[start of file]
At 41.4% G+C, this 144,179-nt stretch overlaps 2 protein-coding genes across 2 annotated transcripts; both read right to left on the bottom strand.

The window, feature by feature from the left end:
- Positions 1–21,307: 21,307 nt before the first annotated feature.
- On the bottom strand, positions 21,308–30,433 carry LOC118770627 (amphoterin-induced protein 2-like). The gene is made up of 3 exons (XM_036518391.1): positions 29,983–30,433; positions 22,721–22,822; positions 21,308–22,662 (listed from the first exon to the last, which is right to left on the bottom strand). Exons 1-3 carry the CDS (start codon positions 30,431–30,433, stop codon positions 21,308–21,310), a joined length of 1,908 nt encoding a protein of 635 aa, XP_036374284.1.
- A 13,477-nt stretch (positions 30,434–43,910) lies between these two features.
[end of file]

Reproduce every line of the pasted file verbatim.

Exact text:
At 41.4% G+C, this 144,179-nt stretch overlaps 2 protein-coding genes across 2 annotated transcripts; both read right to left on the bottom strand.

The window, feature by feature from the left end:
- Positions 1–21,307: 21,307 nt before the first annotated feature.
- On the bottom strand, positions 21,308–30,433 carry LOC118770627 (amphoterin-induced protein 2-like). The gene is made up of 3 exons (XM_036518391.1): positions 29,983–30,433; positions 22,721–22,822; positions 21,308–22,662 (listed from the first exon to the last, which is right to left on the bottom strand). Exons 1-3 carry the CDS (start codon positions 30,431–30,433, stop codon positions 21,308–21,310), a joined length of 1,908 nt encoding a protein of 635 aa, XP_036374284.1.
- A 13,477-nt stretch (positions 30,434–43,910) lies between these two features.